| 12:07 pm on Jul 18, 2014 (gmt 0)|
|will it make G+ more popular as a destination? |
I have recently taken over managing a website. In the process I am trying to "clean things up". The people that previously managed the site created 3 different youtube accounts and 2 different google plus accounts. I have been trying to consolidate everything into 1 youtube account & 1 google plus account. However, Almost everything I try to do in an effort to accomplish this task results in googles "system" wanting me to create another google plus page. For example, I want to connect my youtube account / channel to a pre-existing google plus page. It won't let me and every way I try it, it attempts to get me to create another plus page. Want to be listed on google maps.... create a google plus page.
| 1:24 am on Jul 19, 2014 (gmt 0)|
What I'd be more worried about in the future will be when you pull your credit report or one of those new "people finder" reports and it has a list of your real names and typos the idiots at the BM stores made which never go away, plus all online pseudonyms and avatars.
How embarrassing to have a future employer to see that like of names when they do a background check:
|KNOWN NAMES AND ALIASES |
aka John Doe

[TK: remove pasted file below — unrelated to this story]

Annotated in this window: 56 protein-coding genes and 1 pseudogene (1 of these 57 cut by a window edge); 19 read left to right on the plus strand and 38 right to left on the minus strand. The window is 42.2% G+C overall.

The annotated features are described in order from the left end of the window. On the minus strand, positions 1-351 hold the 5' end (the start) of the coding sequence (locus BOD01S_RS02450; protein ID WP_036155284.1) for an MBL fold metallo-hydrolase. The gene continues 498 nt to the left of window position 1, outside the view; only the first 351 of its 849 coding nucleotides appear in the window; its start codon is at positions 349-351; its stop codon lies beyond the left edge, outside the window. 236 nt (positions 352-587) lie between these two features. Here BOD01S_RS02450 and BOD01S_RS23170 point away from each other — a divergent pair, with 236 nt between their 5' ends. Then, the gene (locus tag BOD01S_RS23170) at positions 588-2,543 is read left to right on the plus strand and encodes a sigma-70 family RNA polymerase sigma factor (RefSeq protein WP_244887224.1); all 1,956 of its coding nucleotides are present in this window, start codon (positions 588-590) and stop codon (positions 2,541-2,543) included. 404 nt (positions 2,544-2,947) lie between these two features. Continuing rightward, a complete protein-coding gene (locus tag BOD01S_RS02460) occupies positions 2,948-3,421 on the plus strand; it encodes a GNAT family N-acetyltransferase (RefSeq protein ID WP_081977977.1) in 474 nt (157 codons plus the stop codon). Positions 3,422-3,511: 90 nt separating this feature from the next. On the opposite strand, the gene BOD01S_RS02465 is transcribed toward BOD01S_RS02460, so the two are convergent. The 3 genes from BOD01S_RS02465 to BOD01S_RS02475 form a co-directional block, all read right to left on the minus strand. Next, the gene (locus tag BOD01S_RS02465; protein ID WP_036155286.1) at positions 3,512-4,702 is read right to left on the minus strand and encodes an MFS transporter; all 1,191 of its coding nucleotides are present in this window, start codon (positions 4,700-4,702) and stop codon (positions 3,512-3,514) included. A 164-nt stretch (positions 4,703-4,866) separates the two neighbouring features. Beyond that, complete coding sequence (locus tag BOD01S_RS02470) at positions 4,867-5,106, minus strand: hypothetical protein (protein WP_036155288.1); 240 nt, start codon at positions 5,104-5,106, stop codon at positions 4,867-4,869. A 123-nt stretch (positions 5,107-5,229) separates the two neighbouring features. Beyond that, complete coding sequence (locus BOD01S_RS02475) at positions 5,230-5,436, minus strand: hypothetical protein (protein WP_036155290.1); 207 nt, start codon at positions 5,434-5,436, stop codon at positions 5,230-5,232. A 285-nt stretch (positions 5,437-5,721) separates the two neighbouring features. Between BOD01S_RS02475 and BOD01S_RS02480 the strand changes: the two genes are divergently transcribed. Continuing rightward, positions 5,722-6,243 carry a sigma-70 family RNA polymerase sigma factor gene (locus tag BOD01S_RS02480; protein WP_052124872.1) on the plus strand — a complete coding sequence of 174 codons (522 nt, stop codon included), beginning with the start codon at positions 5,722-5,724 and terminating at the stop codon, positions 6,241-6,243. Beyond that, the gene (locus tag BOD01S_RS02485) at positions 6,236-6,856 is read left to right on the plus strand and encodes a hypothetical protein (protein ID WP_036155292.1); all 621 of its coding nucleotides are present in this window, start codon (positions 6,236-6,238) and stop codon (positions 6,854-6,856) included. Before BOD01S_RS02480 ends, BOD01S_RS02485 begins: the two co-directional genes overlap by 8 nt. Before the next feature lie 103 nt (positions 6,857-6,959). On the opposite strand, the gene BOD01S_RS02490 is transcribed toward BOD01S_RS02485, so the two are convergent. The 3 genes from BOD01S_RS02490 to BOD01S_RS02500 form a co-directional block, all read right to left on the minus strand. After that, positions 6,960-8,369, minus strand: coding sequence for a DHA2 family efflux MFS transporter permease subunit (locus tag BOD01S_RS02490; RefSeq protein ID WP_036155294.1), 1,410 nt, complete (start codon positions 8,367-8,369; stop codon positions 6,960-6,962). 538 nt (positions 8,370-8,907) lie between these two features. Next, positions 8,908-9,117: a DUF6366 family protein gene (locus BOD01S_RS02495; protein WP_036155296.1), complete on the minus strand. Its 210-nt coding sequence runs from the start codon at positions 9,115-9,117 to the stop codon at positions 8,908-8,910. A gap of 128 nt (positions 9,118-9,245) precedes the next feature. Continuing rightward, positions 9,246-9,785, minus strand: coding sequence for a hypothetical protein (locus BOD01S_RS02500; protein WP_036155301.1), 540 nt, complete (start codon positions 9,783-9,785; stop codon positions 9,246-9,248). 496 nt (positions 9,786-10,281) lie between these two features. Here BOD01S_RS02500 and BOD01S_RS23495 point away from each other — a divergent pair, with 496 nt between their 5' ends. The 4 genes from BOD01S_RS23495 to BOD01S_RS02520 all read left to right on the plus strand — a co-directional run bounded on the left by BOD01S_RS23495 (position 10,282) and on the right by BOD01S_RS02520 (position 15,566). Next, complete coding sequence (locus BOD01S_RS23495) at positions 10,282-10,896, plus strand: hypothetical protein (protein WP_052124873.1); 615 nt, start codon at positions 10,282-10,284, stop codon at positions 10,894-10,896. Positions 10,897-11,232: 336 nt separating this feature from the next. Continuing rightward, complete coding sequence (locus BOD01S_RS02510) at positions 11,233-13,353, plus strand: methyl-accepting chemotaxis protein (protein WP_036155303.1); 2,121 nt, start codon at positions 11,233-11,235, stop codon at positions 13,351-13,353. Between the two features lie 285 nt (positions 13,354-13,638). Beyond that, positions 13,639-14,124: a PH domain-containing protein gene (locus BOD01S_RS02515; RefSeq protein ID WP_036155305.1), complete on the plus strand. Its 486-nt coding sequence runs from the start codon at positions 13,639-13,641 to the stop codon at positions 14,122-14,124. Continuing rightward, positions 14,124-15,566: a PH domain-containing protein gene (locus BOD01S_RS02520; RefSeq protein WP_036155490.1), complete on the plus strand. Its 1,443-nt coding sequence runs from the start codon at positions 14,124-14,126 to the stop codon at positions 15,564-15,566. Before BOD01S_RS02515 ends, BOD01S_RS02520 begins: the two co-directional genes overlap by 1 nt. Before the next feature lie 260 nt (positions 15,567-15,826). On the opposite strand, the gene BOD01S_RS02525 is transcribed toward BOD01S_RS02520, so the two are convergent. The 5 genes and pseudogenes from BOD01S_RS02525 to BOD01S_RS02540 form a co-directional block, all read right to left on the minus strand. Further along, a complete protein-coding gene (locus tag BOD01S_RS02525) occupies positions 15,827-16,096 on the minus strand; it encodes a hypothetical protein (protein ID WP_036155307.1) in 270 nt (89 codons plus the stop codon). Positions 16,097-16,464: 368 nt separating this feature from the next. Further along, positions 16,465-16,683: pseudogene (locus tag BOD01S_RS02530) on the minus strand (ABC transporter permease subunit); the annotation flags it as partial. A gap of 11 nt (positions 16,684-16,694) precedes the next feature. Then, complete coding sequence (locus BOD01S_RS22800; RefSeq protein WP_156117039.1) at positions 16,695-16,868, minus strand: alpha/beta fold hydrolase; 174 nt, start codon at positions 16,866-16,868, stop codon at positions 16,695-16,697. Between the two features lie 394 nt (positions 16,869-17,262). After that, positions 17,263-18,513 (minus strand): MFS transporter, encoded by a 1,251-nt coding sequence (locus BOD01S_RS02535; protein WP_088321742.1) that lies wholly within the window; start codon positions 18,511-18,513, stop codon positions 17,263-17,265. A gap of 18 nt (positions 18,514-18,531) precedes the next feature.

aka Johnathan Doe (salesclerk typo)
aka Johuthan Doe (salesclerk typo)
aka John Dough (Match.example.com)
aka Huan Hung Lo (Match.example.com)
aka Ben Dover (Match.example.com)
aka TYRANTosaurus (politics.example.com)
aka BlackhatNegativeSEO (webmasterworld.com)
aka etc., so on and so forth
Sorry for the racy names, but you need to get the full impact of what an employer, landlord, bank or even a car salesman might learn about you with very little effort.
Makes covering your tracks with private sessions and anonymous proxies seem a bit more important now doesn't it?
Problem is, they also have device fingerprinting so if your browser sends the same device fingerprint, and mine is VERY unique, even using aliases might not stop them from linking all your online aliases together as "possible aliases" which they already do on one site I tracking visited.
FWIW, I've already seen some people finder reports tying it all together to it's not a matter of when it happens, but when it happens to YOU.
| 2:46 pm on Jul 22, 2014 (gmt 0)|
hmmm .. Sounds a bit MySpace-ish .. Oh well, Google will one day come to realise that Social Media just isn't in the cards for them.